In 1996, there were 22 major armed conflicts worldwide. In 2003, there were 19 such conflicts, the second-lowest annual number since 1990. Yet it is difficult to claim that there has been significant progress in mediating and resolving conflict. For example, today there are 25 million people in 52 countries who are internally displaced by violence and persecution, broadly the same number as in the mid-1990s.
There have been some notable achievements over the last decade. The long-standing conflict in Angola, still active in 1996, has finally been laid to rest. Huge efforts have been made to bring a resolution to conflicts in Burundi, Liberia and Sierra Leone. Yet for every step forward – the ongoing peace process in Sudan after two decades of war between the government and the Sudanese People’s Liberation Movement, for example – there seems to be a step back, as a new conflict erupts elsewhere or, in the case of Darfur, in a different area of the same country. Far from seeming safer, the world at the beginning of the 21st century appears more riven by conflict and fear – and its dominant political discourse to be one of war.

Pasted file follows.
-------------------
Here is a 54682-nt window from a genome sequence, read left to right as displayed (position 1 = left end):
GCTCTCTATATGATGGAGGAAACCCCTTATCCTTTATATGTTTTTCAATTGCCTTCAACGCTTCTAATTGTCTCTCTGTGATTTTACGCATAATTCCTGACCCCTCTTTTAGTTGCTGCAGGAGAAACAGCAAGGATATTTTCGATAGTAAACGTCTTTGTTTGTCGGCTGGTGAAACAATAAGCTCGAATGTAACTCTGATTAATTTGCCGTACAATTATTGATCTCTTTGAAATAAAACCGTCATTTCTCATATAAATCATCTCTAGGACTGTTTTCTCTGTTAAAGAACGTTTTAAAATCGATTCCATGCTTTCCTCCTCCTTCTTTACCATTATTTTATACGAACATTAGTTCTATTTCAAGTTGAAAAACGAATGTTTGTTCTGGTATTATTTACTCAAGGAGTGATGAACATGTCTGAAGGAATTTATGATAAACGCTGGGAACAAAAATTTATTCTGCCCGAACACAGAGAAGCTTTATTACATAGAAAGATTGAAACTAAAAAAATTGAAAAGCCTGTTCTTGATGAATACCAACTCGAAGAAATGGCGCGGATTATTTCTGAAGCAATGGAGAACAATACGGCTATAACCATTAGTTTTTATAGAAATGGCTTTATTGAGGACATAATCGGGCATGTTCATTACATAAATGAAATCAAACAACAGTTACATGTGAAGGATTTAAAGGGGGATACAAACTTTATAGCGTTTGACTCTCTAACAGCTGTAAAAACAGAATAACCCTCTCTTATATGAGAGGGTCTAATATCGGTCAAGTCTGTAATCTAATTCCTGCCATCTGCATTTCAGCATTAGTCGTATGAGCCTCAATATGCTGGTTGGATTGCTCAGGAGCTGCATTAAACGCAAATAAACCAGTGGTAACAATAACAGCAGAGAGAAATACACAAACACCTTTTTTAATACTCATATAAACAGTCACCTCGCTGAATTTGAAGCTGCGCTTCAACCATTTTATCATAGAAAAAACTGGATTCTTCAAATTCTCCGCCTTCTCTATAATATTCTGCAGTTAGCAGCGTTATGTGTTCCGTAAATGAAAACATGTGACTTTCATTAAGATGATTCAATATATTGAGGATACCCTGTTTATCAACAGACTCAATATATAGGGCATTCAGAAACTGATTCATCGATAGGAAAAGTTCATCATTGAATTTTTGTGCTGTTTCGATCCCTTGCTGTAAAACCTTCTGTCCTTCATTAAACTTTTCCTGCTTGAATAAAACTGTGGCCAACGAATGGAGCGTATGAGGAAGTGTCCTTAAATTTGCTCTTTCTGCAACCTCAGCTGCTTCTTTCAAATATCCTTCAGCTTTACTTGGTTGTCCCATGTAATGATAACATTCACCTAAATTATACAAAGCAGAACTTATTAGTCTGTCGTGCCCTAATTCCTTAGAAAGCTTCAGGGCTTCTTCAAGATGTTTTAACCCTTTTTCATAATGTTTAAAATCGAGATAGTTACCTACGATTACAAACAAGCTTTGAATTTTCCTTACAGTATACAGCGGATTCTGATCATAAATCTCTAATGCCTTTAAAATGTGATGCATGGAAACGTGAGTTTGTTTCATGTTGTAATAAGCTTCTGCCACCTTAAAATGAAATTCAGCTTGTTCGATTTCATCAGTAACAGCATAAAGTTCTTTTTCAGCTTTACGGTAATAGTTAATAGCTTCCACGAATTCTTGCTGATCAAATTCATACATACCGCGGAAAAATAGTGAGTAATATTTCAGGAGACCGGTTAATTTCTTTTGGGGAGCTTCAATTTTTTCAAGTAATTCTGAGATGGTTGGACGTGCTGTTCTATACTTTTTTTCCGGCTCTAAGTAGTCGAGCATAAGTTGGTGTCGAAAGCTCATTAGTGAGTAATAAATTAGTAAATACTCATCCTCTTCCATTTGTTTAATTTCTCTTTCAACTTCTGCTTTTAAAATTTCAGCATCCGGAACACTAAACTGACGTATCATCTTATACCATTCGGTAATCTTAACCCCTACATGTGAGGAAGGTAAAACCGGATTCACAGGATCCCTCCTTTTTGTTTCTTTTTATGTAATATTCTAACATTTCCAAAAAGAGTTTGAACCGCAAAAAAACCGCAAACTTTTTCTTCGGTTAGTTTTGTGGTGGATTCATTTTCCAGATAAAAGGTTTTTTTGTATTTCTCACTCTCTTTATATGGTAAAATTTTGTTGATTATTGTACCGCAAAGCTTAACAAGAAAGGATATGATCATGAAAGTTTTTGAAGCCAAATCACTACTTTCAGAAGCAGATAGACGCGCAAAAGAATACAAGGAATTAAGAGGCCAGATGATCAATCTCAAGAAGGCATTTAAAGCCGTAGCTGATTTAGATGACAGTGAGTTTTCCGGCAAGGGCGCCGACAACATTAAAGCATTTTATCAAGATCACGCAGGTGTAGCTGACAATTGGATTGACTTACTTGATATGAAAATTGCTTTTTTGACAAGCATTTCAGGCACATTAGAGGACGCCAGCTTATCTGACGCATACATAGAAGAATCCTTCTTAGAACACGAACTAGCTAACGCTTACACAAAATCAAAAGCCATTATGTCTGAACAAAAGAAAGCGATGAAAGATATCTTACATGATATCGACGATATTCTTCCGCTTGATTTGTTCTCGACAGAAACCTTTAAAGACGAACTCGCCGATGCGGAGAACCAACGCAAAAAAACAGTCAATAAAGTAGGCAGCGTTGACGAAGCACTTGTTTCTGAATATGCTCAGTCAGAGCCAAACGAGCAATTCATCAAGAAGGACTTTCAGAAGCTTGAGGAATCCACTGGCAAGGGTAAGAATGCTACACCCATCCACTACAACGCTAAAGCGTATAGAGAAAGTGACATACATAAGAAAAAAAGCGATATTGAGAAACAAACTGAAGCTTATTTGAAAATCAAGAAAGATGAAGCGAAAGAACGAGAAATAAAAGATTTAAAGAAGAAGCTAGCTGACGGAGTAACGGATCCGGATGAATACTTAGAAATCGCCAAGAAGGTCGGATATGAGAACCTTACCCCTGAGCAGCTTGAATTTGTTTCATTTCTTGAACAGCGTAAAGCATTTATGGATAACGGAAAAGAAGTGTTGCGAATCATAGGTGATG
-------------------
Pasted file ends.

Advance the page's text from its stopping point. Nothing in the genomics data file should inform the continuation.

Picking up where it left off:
UNICEF and its partner agencies are dedicating a large proportion of their resources to addressing the social and economic inequalities that can lead to violence. By emphasizing outreach to vulnerable groups, including girls, rural communities and the poor, these programmes combat marginalization, defuse tensions and promote effective social integration. UNICEF’s role in lobbying governments to pursue equitable development policies has expanded over the past decade and is helping to equip communities with the tools they need to resolve issues peaceably.